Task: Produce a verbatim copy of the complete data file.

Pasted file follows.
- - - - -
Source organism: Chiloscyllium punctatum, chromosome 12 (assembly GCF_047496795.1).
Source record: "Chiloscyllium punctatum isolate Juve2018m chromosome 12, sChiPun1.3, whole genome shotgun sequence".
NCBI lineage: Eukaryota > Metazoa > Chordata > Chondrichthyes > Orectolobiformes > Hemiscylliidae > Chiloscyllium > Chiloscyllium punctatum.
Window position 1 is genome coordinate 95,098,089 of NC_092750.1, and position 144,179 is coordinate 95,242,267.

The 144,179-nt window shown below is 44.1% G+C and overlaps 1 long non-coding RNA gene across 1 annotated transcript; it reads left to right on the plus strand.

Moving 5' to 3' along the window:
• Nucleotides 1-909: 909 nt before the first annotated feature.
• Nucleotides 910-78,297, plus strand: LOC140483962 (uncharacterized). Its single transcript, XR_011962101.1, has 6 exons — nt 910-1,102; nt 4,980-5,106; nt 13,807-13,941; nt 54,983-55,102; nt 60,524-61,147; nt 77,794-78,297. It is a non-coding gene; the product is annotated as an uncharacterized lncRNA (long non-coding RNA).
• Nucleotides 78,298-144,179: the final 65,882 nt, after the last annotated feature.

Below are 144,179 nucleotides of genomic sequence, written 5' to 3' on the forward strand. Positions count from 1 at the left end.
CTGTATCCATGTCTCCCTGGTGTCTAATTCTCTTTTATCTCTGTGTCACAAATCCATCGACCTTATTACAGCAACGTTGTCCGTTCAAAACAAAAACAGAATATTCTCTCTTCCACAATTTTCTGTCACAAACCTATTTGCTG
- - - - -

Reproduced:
Source organism: Chiloscyllium punctatum, chromosome 12 (assembly GCF_047496795.1).
Source record: "Chiloscyllium punctatum isolate Juve2018m chromosome 12, sChiPun1.3, whole genome shotgun sequence".
NCBI lineage: Eukaryota > Metazoa > Chordata > Chondrichthyes > Orectolobiformes > Hemiscylliidae > Chiloscyllium > Chiloscyllium punctatum.
Window position 1 is genome coordinate 95,098,089 of NC_092750.1, and position 144,179 is coordinate 95,242,267.

The 144,179-nt window shown below is 44.1% G+C and overlaps 1 long non-coding RNA gene across 1 annotated transcript; it reads left to right on the plus strand.

Moving 5' to 3' along the window:
• Nucleotides 1-909: 909 nt before the first annotated feature.
• Nucleotides 910-78,297, plus strand: LOC140483962 (uncharacterized). Its single transcript, XR_011962101.1, has 6 exons — nt 910-1,102; nt 4,980-5,106; nt 13,807-13,941; nt 54,983-55,102; nt 60,524-61,147; nt 77,794-78,297. It is a non-coding gene; the product is annotated as an uncharacterized lncRNA (long non-coding RNA).
• Nucleotides 78,298-144,179: the final 65,882 nt, after the last annotated feature.

Below are 144,179 nucleotides of genomic sequence, written 5' to 3' on the forward strand. Positions count from 1 at the left end.
CTGTATCCATGTCTCCCTGGTGTCTAATTCTCTTTTATCTCTGTGTCACAAATCCATCGACCTTATTACAGCAACGTTGTCCGTTCAAAACAAAAACAGAATATTCTCTCTTCCACAATTTTCTGTCACAAACCTATTTGCTG